Buffalo hosts seventh annual TEDx conference
UB faculty, students and alumni TED Talks
Dr. Kush Bhardwaj, a UB instructor of African American Studies, walked on stage Thursday night and opened with a few bars of beat-boxing before starting his TED Talk on the importance of African American Studies in society.
Buffalo’s Asbury Hall hosted a sold-out TEDx conference that covered topics ranging from Syria to sexual education. TED (Technology, Entertainment, Design) is a media organization that holds conferences and posts talks online for free distribution, under the slogan “ideas worth spreading.” TEDx Conferences are local, independently organized events that foster a “TED-like” experience, according to the TED website.
Among the nine TEDx speakers three of them were UB faculty members: Bhardwaj; John Atkinson, an assistant professor in the Department of Civil, Structural and Environmental Engineering; and David Schmid, an associate English professor. Two UB graduate students, Christopher Culp, a Ph.D. candidate in historical musicology and music theory and Matthew Schwartz, a graduate student in the social work program, also presented.
Host Edreys Wajed said the goal of each speaker’s talk was to “make connections.”
Bhardwaj described his talk as the “greatest hits”from his years of being a professor because the TED talk format only gives the speaker 12-16 minutes on stage. He believes everyone can benefit from studying African American Studies.
“You don’t have to be black to learn about African American Studies any more than you have to be from England to learn English,” Bhardwaj said. “Just as you don’t have to be from Mexico to eat at Taco Bell or Mighty Taco.”
Brenda Lin, a junior English major said she learned about the event through Facebook and found Dr. Bhardwaj’s talk to be the most interesting.
“He was so engaging and a lot of what he said is very thought-provoking too,”Lin said.
Schmid, who gave a talk on the role violence plays in American life, said he had been practicing his talk sparingly for the past month to avoid sounding over rehearsed, but he said he was still nervous about giving the talk.
“I've given dozens of talks all around the world but usually I have notes or the text of the talk in front of me, whereas this time I'm relying on my memory,” Schmid said. “Also, I rarely get to talk in front of crowds this size.”
Schmid talked about how Americans live in a constant state of “ambient fear.” He described this as a “constant low level anxiety that so many of us feel about potentially being a victim of violent crime.” He feels we’ve accepted this kind of fear as a part of our every day lives.
“I do believe if we consume and think about violence differently we could not only reduce our levels of ambient fear, we could also improve our lives and the lives of others,” Schmid said.
Atkinson talked about a new way to approach sustainable living. He said he was tired of trying to convince people that climate change is real as he thinks it was not a productive use of his time.
“Sustainability, much like the new me, doesn’t care if you believe in climate change,” Atkinson said. “A sustainable life might mean saving money, it might mean improving your personal health and wellness, it might mean improving your community or cleaning up your parks, and yes, there is a chance if we all convert to a sustainable lifestyle we can even prevent the imminent destruction of our planet.”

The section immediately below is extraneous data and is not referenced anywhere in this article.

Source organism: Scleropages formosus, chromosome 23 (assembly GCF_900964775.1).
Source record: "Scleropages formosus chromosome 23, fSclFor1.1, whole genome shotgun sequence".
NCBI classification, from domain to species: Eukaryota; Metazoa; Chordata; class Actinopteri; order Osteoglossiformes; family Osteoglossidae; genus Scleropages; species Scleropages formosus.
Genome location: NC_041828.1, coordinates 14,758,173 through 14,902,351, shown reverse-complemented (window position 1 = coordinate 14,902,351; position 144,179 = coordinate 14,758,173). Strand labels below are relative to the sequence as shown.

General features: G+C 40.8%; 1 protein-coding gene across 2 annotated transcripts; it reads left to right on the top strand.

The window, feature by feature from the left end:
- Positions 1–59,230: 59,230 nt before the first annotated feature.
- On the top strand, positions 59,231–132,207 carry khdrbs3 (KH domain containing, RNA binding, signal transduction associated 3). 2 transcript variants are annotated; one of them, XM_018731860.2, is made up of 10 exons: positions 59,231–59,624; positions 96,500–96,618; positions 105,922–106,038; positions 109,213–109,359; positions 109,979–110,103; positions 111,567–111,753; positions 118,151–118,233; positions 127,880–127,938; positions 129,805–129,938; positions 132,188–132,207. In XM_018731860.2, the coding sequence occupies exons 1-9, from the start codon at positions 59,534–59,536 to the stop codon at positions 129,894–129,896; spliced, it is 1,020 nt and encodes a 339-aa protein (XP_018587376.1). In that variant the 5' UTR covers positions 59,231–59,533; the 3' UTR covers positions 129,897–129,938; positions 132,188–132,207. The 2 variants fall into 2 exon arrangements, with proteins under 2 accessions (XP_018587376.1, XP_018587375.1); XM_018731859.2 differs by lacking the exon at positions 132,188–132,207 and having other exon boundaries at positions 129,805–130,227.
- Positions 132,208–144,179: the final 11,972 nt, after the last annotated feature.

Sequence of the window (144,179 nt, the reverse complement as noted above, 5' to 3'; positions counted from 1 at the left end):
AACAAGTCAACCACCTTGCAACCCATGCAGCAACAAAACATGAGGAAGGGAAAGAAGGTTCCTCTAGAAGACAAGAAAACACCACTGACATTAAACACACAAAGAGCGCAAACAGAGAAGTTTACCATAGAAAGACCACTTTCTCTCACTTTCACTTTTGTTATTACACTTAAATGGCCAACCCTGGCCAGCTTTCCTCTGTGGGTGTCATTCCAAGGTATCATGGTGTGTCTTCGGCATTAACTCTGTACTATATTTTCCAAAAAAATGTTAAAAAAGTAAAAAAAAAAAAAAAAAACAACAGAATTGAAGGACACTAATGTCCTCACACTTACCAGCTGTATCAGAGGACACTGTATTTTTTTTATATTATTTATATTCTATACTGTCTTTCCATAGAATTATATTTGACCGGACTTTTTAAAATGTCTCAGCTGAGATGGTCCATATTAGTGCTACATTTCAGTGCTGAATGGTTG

Culp discussed reimagining sexual education and Shwartz highlighted his experience starting a traveling food pantry.
Other speakers included Chris Fritton, former studio director for the Western New York Book Arts Center who talked about his experience as a traveling printer; Jaclyn McKewan who works for the Western New York Library Resources Council and discussed the importance of libraries; entrepreneur Robert Collier, who emphasized the importance of intimacy in business; and local architect Ayla Abiad, who discussed what it is like to be a Syrian living in America in 2017.
Abiad reflected on her childhood fear of the U.S. because of aggressive military action in Lebanon. She explained how she overcame misconceptions about the U.S. and how Americans should do the same for Syria.
“This is very important for the American people to understand—immigrants and refugees are not terrorists, they are not ISIS, they fled ISIS,” Abiad said.
Kyle Herzegovina, a 2008 UB alumnus, said he was not exactly sure what to expect from the event, but thought the speakers and their topics were “eye-opening.”
“I feel like a lot of education when you are kind of growing up is almost like forced education, where it’s like this is what you learn, you’re in school, you do this,” Herzegovina said. “[TED Talks] are more like educating yourself, it’s like things you want to learn rather than things you have to learn.”
TEDx Director Alex Opiel said she was “thrilled” with how the event turned out and is already looking for ways to improve next year’s event.
“Looking back, maybe [we need] some more activities,” she said. “We try to think about how we can expand our attendance numbers, even though we sold out, we do have a license that allows for like 1,000 [attendees].”
Opiel and TEDx founder Kevin Purdy are both UB alumni.
Opiel believes the most difficult part of planning the event is the logistics. She said planning takes roughly a year, starting immediately after the completion of the previous event.
“We have a lot of people working together, whether it’s the companies we contract out to do our videos, the parking lots, the chair rentals, the vendors,” Opiel said. “So that all has to come together at the end and a lot of it’s really just up in the air until the day of.”
Haruka Kosugi is a staff writer and can be reached at firstname.lastname@example.org